In business, you don’t ask, “what’s the shortest distance between two points?”. Rather, you ask, “what is the most effective path toward success?” Business success can be defined in multiple ways, but what good is success if it comes at the expense of the employees who give their hard work every day and night? For Jason Greer, Founder and President of Greer Consulting, Inc. (GCI), a Labor Management and Employee Relations Consulting firm, strained communication between management and employees can derail an organization. He offers four tips to resolve these communication breakdowns.
Value and evaluate employee concerns
It is vitally important for leaders to create safe spaces for employees to share their issues and concerns. Your employees will need to bring their grievances to you sooner or later. At that moment, your job is to listen so you can get to the core problem. Doing so will allow you to handle the situation effectively, making the employees feel that their grievances are heard and properly addressed. Doing otherwise will leave you vulnerable to the perception that you do not care, which may impact the employees’ willingness to come to you in the future.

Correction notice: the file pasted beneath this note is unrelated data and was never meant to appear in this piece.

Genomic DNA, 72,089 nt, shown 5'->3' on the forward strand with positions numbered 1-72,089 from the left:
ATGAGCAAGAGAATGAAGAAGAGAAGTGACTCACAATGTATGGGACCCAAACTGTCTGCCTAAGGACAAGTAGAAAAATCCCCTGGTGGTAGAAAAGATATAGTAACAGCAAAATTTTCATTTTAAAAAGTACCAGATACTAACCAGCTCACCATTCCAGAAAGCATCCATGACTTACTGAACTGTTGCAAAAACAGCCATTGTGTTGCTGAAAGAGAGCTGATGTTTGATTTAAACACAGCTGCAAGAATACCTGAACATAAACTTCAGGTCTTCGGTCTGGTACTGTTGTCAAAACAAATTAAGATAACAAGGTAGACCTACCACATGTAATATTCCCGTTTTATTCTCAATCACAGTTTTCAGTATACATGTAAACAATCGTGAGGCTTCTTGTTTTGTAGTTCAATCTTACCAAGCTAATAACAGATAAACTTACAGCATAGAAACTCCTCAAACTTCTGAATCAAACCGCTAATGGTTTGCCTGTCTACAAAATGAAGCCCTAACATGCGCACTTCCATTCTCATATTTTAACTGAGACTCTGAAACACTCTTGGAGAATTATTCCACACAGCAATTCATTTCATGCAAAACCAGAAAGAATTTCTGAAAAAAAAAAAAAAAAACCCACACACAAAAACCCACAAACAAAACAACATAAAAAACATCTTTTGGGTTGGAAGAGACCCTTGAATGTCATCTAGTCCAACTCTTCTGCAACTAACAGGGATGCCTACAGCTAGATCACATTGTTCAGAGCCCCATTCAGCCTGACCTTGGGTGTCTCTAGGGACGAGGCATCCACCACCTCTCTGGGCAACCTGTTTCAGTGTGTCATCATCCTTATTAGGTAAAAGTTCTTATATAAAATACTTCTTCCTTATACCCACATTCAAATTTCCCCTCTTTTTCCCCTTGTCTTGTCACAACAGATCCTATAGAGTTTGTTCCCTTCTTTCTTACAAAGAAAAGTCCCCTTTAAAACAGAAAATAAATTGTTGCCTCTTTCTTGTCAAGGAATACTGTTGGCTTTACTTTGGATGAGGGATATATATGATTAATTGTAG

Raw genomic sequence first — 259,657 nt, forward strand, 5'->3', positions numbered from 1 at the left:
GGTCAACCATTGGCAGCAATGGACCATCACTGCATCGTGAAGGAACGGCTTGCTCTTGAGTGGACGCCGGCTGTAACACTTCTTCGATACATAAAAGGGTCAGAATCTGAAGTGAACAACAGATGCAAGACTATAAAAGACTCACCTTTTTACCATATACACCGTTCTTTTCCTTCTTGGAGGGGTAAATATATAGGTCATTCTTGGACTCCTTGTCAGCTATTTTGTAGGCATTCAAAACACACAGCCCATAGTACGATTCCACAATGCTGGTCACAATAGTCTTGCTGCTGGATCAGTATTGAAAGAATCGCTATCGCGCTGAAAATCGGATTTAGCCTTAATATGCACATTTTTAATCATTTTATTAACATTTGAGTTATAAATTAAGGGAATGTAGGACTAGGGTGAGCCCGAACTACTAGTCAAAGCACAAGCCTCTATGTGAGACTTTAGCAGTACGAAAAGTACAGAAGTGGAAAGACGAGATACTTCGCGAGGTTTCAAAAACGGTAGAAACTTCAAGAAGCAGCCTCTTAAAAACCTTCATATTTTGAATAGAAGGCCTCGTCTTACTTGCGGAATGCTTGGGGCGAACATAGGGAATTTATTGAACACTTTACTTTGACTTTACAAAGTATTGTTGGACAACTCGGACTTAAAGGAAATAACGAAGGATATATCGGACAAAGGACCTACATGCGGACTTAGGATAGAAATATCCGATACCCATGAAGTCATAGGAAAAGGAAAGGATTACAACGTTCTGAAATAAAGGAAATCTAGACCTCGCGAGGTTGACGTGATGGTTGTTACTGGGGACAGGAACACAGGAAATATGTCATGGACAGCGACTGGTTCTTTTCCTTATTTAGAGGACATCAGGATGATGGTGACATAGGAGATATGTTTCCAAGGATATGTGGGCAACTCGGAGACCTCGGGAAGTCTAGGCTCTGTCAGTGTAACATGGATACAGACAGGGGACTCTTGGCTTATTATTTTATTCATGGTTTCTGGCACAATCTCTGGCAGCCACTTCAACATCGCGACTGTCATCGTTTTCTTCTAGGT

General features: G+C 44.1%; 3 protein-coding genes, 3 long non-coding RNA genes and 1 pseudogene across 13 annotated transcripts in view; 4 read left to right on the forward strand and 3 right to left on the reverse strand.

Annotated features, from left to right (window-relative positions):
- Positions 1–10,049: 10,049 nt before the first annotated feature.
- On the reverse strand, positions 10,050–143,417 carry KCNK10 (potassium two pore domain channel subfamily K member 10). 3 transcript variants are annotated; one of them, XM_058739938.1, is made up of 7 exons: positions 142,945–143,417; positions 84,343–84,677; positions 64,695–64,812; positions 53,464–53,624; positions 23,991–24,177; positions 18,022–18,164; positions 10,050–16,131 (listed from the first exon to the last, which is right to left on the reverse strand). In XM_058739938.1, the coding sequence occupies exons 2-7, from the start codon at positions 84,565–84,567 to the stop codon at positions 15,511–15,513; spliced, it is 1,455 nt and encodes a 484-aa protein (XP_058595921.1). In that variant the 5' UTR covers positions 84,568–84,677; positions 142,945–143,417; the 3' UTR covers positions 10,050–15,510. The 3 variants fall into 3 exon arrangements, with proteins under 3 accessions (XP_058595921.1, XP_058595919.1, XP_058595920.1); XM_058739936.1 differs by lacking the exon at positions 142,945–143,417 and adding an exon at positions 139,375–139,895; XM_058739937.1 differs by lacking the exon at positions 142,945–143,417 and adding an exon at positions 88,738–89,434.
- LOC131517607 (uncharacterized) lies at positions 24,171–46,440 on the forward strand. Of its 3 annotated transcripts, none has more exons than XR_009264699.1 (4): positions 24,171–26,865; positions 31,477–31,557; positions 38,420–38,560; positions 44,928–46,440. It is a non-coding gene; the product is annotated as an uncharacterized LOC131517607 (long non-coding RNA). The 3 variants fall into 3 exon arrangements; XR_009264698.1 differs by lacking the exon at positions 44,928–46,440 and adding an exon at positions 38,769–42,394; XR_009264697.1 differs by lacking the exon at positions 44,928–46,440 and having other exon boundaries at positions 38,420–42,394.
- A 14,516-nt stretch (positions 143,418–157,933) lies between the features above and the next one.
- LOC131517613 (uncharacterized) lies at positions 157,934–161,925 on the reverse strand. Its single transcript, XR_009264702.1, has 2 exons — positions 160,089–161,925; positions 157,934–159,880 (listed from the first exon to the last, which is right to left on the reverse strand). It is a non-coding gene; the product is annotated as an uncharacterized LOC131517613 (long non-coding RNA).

Know your people for what they do and who they are
Jason is known as “The Employee Whisperer” because he has spoken to thousands of employees over the course of his career. Jason truly believes that people will work for money but die for respect and recognition. This is why it is so important for leaders to observe, empower and advocate for their employees daily. Let your employees know that they are doing a good job and that you honor their commitment. Employees who trust their leaders are willing to be open and accept constructive feedback when it is necessary. The key is to be present with them at all times.
Know your biases and learn to overcome them
Remember this…leaders are human. They have their strengths and weaknesses, just like everyone else. If you find that your biases are getting in the way of your ability to function properly with your employees, Jason suggests that you should “observe and understand them deeply. Know where their roots lie and who might have planted them. Biases of such nature tend to be more destructive than constructive. And therefore, in the larger interest of growth and success, you’ll need to overcome them. It’ll be like taking back control of your brain and untethering a mind that values content over color.”
Abandon the ivory tower
Get out on the floor and talk to your employees. Be a touchable champion and allow them to get to know you. Let the employees know that they can come to you because you have taken the time to be a “person of the people” through your willingness to engage with them.